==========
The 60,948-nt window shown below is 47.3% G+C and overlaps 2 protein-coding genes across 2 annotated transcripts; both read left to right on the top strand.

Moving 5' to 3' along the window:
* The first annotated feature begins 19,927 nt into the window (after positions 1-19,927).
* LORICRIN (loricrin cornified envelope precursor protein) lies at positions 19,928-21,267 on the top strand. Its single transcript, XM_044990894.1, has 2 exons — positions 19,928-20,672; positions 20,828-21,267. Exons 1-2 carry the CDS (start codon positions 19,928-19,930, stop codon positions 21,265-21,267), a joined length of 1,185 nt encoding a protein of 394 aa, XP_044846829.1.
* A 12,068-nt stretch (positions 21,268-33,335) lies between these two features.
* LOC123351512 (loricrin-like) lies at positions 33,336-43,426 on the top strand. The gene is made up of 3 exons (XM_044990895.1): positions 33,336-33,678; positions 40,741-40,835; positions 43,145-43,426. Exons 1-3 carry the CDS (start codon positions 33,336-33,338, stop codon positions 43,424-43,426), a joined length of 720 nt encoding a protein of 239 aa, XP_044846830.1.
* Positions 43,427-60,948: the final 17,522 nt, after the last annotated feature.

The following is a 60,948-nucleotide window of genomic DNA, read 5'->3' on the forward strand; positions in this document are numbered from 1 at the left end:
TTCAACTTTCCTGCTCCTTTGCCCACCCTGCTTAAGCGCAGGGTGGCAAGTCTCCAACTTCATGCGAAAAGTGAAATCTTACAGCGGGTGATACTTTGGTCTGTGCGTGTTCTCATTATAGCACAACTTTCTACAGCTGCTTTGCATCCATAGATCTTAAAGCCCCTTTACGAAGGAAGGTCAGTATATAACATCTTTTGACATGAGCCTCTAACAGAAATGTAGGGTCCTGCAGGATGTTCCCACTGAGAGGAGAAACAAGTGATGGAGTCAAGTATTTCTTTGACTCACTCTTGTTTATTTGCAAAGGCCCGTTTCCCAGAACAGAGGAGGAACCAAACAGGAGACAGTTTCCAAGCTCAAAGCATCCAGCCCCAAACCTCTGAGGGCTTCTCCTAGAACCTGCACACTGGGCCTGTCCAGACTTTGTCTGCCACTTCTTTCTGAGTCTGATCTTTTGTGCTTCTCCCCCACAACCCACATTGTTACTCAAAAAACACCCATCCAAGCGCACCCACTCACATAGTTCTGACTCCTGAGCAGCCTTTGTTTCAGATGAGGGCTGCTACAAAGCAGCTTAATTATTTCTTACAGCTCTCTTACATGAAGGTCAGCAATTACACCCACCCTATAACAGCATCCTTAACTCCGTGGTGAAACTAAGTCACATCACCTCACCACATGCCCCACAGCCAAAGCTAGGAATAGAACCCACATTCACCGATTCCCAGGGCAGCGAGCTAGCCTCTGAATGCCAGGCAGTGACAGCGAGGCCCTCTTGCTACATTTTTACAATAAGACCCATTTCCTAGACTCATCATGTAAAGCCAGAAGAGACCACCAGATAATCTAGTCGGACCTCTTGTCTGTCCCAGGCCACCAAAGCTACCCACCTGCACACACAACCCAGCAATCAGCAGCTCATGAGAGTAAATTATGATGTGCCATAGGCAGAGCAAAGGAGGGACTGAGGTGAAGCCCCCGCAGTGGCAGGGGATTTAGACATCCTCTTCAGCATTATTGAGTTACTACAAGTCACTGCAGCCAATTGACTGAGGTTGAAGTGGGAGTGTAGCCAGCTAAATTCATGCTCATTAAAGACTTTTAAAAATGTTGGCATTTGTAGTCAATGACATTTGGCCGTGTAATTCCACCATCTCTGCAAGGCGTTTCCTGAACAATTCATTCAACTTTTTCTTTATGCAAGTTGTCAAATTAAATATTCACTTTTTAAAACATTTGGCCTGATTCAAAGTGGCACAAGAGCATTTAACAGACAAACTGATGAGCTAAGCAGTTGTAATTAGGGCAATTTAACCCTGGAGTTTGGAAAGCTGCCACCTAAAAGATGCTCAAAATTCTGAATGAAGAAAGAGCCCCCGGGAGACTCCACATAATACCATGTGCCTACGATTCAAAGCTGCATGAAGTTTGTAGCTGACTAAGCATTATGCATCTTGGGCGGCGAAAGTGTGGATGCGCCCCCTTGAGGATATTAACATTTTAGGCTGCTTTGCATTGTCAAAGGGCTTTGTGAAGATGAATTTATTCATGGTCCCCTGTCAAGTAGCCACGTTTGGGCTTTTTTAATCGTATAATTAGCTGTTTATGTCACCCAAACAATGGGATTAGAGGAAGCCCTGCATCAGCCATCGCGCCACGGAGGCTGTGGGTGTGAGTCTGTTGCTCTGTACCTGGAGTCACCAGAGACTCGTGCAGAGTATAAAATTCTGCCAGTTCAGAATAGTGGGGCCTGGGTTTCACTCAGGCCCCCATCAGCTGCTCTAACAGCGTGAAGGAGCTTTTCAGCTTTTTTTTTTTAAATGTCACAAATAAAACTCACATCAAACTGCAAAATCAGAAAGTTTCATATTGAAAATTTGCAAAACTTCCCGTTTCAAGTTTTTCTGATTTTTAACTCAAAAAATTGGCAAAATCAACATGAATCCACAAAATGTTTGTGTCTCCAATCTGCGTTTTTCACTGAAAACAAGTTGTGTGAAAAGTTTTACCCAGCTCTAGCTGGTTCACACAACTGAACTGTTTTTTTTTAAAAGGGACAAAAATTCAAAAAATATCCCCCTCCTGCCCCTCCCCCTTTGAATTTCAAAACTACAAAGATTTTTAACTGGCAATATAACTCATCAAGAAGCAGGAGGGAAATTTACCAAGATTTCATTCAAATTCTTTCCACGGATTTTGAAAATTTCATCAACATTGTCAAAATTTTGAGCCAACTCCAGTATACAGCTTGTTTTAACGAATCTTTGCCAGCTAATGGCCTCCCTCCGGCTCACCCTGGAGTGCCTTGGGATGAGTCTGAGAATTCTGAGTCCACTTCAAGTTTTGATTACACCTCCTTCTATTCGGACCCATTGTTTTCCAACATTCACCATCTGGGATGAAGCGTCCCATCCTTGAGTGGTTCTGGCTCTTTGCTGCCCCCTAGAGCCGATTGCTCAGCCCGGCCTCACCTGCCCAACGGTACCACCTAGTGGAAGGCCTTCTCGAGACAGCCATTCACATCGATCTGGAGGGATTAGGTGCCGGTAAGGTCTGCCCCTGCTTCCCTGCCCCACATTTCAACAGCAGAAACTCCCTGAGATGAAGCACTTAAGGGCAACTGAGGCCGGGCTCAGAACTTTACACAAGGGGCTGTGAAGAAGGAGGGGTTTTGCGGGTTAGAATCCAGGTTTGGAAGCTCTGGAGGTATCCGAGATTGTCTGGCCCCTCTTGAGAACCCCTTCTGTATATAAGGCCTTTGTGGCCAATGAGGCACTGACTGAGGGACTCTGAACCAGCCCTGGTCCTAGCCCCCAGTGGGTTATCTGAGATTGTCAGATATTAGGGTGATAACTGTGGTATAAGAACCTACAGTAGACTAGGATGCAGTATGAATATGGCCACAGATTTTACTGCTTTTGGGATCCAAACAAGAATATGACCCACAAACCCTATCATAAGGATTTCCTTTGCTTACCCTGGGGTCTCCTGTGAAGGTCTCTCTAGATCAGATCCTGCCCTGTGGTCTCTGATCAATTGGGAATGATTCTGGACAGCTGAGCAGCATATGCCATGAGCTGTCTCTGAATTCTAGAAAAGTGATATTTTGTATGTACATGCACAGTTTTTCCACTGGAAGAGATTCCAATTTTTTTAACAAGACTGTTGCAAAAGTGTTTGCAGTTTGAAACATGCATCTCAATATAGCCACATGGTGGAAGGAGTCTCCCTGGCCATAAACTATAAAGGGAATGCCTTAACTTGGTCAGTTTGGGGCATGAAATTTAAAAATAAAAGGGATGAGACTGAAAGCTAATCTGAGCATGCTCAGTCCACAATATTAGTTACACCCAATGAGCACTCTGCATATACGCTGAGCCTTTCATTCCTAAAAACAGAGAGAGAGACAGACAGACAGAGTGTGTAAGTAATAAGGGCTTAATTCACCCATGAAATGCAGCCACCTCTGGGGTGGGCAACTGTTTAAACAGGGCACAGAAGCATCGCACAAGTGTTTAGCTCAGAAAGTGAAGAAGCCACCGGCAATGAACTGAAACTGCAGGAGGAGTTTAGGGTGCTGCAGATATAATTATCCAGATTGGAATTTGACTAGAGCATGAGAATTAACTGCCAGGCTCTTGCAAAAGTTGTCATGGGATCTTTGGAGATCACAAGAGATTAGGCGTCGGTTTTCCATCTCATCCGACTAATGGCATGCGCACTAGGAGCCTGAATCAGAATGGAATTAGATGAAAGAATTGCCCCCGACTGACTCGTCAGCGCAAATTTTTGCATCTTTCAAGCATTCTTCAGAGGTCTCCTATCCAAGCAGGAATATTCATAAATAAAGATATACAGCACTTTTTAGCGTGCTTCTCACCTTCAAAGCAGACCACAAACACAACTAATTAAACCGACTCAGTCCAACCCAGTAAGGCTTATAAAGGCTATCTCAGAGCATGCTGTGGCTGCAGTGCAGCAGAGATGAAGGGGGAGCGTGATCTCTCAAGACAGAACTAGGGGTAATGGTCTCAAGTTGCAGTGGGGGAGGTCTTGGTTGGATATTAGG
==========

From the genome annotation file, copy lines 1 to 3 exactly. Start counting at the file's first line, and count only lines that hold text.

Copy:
The 60,948-nt window shown below is 47.3% G+C and overlaps 2 protein-coding genes across 2 annotated transcripts; both read left to right on the top strand.

Moving 5' to 3' along the window:
* The first annotated feature begins 19,927 nt into the window (after positions 1-19,927).